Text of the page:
Clematis, Late Large-flowered Clematis 'Comtesse de Bouchaud'


Family: Ranunculaceae (ra-nun-kew-LAY-see-ee) (Info)
Genus: Clematis (KLEM-uh-tiss) (Info)
Cultivar: Comtesse de Bouchaud
Hybridized by Morel
Registered or introduced: circa 1900
» View all varieties of Clematis


Late Large-flowered


10-12 ft. (3-3.6 m)

12-15 ft. (3.6-4.7 m)


4-6 ft. (1.2-1.8 m)

6-8 ft. (1.8-2.4 m)


USDA Zone 3a: to -39.9 C (-40 F)

USDA Zone 3b: to -37.2 C (-35 F)

USDA Zone 4a: to -34.4 C (-30 F)

USDA Zone 4b: to -31.6 C (-25 F)

USDA Zone 5a: to -28.8 C (-20 F)

USDA Zone 5b: to -26.1 C (-15 F)

USDA Zone 6a: to -23.3 C (-10 F)

USDA Zone 6b: to -20.5 C (-5 F)

USDA Zone 7a: to -17.7 C (0 F)

USDA Zone 7b: to -14.9 C (5 F)

USDA Zone 8a: to -12.2 C (10 F)

USDA Zone 8b: to -9.4 C (15 F)

USDA Zone 9a: to -6.6 C (20 F)

USDA Zone 9b: to -3.8 C (25 F)

Bloom Color:


Flower Fragrance:

No fragrance

Bloom Shape:


Bloom Diameter:

Medium - 2 to 5 inches (5 to 12 cm)

Bloom Time:

Late Summer/Early Fall

Sun Exposure:

Sun to Partial Shade

Other details:

Unknown - Tell us


All parts of plant are poisonous if ingested

Handling plant may cause skin irritation or allergic reaction

Pruning Groups:

Group 3 - Summer/Fall bloomers; prune hard in early spring

Patent Information:


Propagation Methods:

Unknown - Tell us

Seed Collecting:

N/A: plant does not set seed, flowers are sterile, or plants will not come true from seed

Foliage Color:

Unknown - Tell us

Bloom Characteristics:

Unknown - Tell us

Water Requirements:

Average Water Needs; Water regularly; do not overwater

Where to Grow:

Grow outdoors year-round in hardiness zone


This plant is said to grow outdoors in the following regions:

Foley, Alabama

Elk Grove, California

Long Beach, California

San Leandro, California

Sonora, California

Colorado Springs, Colorado

Marietta, Georgia

Chicago, Illinois

Mt Zion, Illinois

Spring Grove, Illinois

Logansport, Indiana

Shawnee Mission, Kansas

Sadieville, Kentucky

Salvisa, Kentucky

Baton Rouge, Louisiana

Amherst, Massachusetts

Reading, Massachusetts

Constantine, Michigan

Macomb, Michigan

Mason, Michigan

Minneapolis, Minnesota

Jackson, Missouri

Saint Louis, Missouri

Central City, Nebraska

Lincoln, Nebraska

Omaha, Nebraska

Elmira, New York

Rome, New York

Hulbert, Oklahoma

Chiloquin, Oregon

Portland, Oregon

Mountain Top, Pennsylvania

Clarks Hill, South Carolina

Orangeburg, South Carolina

Simpsonville, South Carolina

Lafayette, Tennessee

San Antonio, Texas

Willis, Texas

Centerville, Utah

Pearisburg, Virginia

Radford, Virginia

Enumclaw, Washington

Port Orchard, Washington

show all

Gardeners' Notes:


On Mar 7, 2016, coriaceous from ROSLINDALE, MA wrote:

Blackened crispy leaves are often due to a common fungal disease called clematis wilt. Large-flowered clematis are more prone to clematis wilt than the species and small-flowered hybrids.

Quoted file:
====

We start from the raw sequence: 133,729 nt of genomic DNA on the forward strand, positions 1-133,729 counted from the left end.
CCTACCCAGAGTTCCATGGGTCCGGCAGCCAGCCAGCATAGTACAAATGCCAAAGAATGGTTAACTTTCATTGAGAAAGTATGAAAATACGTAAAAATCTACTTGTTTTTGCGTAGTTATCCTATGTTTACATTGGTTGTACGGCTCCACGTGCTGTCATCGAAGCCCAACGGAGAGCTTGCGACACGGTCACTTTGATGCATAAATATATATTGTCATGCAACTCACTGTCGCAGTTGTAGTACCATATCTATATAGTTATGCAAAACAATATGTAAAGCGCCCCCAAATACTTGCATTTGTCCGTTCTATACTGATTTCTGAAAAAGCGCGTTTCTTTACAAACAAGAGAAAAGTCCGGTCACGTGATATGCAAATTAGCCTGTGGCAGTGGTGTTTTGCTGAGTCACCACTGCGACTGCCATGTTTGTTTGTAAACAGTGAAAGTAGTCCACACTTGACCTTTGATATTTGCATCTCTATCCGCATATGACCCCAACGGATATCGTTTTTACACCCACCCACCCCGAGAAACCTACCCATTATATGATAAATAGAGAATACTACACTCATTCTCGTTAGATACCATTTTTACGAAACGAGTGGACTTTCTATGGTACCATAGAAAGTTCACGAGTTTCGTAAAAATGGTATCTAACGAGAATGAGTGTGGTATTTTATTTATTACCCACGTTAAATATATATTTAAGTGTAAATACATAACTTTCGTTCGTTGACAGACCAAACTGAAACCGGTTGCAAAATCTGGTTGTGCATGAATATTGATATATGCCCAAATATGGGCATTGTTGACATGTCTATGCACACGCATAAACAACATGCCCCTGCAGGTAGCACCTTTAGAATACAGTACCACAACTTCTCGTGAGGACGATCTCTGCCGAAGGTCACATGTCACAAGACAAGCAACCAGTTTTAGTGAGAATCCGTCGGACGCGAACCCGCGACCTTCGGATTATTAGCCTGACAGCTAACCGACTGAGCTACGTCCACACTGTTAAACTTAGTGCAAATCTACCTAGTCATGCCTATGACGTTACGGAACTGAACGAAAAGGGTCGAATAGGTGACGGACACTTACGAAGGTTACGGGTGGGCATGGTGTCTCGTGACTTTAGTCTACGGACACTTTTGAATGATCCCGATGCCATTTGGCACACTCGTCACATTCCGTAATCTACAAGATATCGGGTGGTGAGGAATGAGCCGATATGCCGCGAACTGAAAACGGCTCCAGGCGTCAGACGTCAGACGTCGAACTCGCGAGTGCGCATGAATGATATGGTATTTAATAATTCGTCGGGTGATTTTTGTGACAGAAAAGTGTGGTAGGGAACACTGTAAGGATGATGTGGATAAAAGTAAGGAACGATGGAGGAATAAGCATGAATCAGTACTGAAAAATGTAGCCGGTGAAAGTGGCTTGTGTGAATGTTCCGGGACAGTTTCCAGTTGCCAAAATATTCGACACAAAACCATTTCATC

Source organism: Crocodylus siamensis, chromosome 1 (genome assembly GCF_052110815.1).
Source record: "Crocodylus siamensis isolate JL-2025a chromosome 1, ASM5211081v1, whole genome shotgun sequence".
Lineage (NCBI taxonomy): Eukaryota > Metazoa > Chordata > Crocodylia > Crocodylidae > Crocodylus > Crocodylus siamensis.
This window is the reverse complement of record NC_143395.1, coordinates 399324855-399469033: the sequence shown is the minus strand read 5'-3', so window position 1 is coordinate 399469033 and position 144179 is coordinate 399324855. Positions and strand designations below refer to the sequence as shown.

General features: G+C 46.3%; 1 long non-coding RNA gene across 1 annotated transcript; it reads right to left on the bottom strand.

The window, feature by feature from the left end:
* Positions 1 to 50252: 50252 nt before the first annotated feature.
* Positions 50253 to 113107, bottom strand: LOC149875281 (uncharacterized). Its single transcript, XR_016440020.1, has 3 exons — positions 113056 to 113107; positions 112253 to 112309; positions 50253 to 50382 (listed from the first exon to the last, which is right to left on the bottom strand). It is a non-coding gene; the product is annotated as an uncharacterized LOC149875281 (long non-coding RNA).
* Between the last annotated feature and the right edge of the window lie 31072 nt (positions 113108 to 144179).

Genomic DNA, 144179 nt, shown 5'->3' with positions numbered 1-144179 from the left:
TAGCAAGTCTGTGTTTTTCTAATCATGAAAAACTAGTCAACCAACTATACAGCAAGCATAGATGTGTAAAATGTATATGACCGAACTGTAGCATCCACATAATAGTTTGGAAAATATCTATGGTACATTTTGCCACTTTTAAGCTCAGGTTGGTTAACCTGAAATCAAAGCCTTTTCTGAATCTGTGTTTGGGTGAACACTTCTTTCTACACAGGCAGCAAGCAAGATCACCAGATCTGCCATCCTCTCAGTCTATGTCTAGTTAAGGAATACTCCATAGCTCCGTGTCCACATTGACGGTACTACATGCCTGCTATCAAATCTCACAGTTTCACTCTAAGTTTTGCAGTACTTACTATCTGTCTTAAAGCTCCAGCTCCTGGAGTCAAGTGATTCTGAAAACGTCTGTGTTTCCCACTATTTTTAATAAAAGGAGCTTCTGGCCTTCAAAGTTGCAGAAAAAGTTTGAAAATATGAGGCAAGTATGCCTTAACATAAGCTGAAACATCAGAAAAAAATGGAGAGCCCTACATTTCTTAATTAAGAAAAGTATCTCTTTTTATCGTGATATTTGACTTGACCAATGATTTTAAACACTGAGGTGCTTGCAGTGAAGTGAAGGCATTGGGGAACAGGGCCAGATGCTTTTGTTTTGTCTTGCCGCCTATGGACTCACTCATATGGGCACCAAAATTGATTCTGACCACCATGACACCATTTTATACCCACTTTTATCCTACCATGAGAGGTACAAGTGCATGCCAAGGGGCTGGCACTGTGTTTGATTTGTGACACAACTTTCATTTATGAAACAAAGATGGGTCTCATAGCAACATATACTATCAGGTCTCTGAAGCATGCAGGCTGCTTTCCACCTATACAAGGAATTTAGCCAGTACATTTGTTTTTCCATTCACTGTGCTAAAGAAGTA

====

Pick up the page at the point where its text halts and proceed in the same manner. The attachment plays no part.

Clematis and tomatoes are two exceptions to the usual rule, and are best planted 6 inches deeper than the soil level in the pot. This protects the stem bases from mechanical damage, and helps prevent clematis wilt, whose fungus enters where there's damage. It also helps keep the roots cool.

Many small-flowered hybrids are spectacular in flower, and long-blooming. I consider them indispensable, especially th... read more


On Jun 21, 2010, Mom22Zone5 from Omaha, NE wrote:

I have this growing on the South side of the house. It's a heavy-duty bloomer - see pic June 2010. It starts in May and blooms almost to the end of July. It tends to have most of it's blooms at the very top of the plant. I have daylilies and white daisies at the foot which works well to shade the roots.


On Jun 1, 2009, WUVIE from Hulbert, OK (Zone 7a) wrote:

For several years, this bountiful bloomer has been
performing exceptionally well on the south side of our
home in Northeastern Oklahoma.

Only today were we able to positively identify it as
Comtesse De Bouchaud with the help of another DG'er;
DawnLL. Thanks!

I can't even count how many blooms this thing has put out.
Bloom after bloom after bud after bud. Amazing, and it is
still going!

Lovely, lovely, lovely!


On Jul 6, 2007, art_n_garden from Colorado Springs, CO (Zone 6a) wrote:

Very hardy plant- I inherited three of these beautiful plants with the house we just purchased. They trained themselves on our lattice and are doing fantastic. I can't believe how many blooms it has and is showing no signs of stopping! Only negative I've seen is that the blooms droop a little during our hot afternoon sun, but perk up as it cools off.


On May 11, 2007, Rain1950 from (Zone 8a) wrote:

A very vigorous grower. I have it in a 2' pot at the time, but will move to the garden soon. Last year it went thru two bloom periods; was still in full bloom when frosts hit. Pruned back in March and it's already well over 6'. Had a few late frosts will no damage


On Sep 21, 2006, mystic from Ewing, KY (Zone 6a) wrote:

Received The Royal Horticultural Society, Award of Garden Merit (AGM) in 1993.


On Jul 30, 2005, Marlina from Blaine, MN (Zone 4b) wrote:

Have had great luck with Comtesse De Bouchaud Clematis. Abundant blooms starting in late June lasting until the end of July .


On Dec 11, 2004, sadie_mae from Central, KY (Zone 6b) wrote:

Beautiful mauve blooms, regardless of how I prune it, it always blooms mostly at the top. Does rebloom a little but not as much as some that I have.


On Dec 6, 2004, ceedub from Whitby, ON (Zone 5b) wrote:

I have this clematis growing with a dark purple variety, and the contrast in colours is very pretty. I've had great success with my clematis, this is their second summer, and have been more lush each year. Can't wait for spring!!